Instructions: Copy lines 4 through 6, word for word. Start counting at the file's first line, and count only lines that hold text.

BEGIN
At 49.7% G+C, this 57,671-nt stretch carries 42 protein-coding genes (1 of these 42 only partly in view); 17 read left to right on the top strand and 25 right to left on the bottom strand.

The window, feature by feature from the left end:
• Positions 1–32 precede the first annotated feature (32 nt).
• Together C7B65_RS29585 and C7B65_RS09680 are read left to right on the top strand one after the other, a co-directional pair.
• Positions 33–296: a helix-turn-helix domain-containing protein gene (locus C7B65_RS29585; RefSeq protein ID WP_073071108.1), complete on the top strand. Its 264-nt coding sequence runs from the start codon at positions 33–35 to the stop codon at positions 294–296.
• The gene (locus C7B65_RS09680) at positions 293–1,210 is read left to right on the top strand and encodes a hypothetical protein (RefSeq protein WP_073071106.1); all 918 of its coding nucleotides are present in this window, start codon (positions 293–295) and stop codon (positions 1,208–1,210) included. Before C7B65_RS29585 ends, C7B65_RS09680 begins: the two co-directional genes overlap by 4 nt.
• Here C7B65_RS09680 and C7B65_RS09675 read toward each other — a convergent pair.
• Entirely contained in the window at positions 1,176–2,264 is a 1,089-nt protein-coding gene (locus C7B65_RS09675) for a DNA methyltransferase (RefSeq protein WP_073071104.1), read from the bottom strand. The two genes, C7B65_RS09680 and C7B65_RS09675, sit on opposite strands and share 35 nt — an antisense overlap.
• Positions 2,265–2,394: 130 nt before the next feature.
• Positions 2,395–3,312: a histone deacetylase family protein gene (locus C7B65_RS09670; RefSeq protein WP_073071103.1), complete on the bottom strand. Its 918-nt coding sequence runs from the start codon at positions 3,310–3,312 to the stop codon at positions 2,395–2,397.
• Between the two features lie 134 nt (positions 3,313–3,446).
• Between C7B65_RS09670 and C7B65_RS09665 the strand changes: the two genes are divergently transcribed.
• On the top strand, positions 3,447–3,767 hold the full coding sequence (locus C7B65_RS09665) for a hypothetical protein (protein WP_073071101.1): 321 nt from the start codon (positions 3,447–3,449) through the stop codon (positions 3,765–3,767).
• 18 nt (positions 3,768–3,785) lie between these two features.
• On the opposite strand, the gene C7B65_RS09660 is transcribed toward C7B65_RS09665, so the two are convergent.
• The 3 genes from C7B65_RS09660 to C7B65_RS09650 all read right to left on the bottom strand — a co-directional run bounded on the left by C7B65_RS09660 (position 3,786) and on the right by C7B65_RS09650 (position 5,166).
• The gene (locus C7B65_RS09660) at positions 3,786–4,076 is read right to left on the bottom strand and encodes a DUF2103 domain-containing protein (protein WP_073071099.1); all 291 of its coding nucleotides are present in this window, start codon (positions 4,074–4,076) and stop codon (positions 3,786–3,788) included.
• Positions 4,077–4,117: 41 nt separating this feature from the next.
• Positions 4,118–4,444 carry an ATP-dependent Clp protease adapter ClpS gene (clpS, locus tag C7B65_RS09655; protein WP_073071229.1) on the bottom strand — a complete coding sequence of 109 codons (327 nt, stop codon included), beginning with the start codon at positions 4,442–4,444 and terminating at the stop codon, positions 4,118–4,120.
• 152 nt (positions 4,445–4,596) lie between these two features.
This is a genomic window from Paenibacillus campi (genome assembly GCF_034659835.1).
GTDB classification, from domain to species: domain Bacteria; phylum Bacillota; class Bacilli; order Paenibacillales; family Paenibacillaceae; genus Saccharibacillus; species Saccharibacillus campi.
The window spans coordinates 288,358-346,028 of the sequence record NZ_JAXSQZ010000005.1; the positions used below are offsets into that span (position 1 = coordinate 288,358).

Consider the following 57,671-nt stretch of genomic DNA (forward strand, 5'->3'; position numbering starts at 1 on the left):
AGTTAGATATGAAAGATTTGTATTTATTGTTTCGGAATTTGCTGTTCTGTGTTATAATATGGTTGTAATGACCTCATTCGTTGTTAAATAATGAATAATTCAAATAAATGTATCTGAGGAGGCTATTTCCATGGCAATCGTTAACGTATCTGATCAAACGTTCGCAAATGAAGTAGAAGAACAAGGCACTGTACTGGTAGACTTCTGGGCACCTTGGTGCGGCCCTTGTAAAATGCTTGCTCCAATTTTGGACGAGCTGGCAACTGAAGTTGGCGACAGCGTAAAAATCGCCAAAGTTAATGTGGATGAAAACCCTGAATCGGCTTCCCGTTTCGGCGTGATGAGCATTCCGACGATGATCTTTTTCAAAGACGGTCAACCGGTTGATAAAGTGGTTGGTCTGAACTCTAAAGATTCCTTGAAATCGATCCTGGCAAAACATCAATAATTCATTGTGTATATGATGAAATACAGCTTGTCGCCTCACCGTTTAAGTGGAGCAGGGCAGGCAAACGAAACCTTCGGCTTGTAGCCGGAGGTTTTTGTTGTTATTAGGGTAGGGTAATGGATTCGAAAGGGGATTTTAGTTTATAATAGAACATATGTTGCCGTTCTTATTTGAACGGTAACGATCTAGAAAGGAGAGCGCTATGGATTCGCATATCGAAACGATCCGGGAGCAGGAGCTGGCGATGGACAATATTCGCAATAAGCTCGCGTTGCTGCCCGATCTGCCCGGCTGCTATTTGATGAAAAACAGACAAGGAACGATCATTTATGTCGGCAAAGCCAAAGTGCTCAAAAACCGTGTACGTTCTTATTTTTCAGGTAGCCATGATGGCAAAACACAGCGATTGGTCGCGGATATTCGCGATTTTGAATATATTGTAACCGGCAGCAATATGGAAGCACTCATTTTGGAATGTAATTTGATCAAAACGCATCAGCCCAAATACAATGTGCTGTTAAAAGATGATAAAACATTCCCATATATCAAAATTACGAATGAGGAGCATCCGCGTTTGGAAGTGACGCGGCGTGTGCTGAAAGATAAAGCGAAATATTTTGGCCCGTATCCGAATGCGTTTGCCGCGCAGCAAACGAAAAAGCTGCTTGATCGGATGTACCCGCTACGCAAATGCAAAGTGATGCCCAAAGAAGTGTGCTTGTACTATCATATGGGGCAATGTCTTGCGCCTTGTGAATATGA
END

• Together C7B65_RS29585 and C7B65_RS09680 are read left to right on the top strand one after the other, a co-directional pair.
• Positions 33–296: a helix-turn-helix domain-containing protein gene (locus C7B65_RS29585; RefSeq protein ID WP_073071108.1), complete on the top strand. Its 264-nt coding sequence runs from the start codon at positions 33–35 to the stop codon at positions 294–296.
• The gene (locus C7B65_RS09680) at positions 293–1,210 is read left to right on the top strand and encodes a hypothetical protein (RefSeq protein WP_073071106.1); all 918 of its coding nucleotides are present in this window, start codon (positions 293–295) and stop codon (positions 1,208–1,210) included. Before C7B65_RS29585 ends, C7B65_RS09680 begins: the two co-directional genes overlap by 4 nt.